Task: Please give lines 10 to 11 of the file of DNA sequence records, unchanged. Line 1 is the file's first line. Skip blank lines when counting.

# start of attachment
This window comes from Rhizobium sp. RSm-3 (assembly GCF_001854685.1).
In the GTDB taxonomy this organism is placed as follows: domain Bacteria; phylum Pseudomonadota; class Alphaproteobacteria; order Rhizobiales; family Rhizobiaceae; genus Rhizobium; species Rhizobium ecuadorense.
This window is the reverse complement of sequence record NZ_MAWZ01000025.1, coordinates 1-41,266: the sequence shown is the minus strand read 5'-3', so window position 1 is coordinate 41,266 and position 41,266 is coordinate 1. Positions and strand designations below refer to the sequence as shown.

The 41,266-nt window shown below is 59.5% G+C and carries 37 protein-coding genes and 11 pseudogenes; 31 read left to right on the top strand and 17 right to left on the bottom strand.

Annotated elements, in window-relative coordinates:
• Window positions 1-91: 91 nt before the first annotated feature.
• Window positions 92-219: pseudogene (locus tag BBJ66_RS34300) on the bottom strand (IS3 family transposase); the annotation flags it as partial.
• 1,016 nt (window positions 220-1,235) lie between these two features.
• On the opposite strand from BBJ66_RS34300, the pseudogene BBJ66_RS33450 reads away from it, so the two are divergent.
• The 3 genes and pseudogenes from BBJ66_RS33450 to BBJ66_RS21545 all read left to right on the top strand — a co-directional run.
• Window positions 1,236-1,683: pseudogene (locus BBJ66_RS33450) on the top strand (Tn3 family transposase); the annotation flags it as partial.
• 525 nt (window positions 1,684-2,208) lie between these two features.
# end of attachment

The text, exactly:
• The 3 genes and pseudogenes from BBJ66_RS33450 to BBJ66_RS21545 all read left to right on the top strand — a co-directional run.
• Window positions 1,236-1,683: pseudogene (locus BBJ66_RS33450) on the top strand (Tn3 family transposase); the annotation flags it as partial.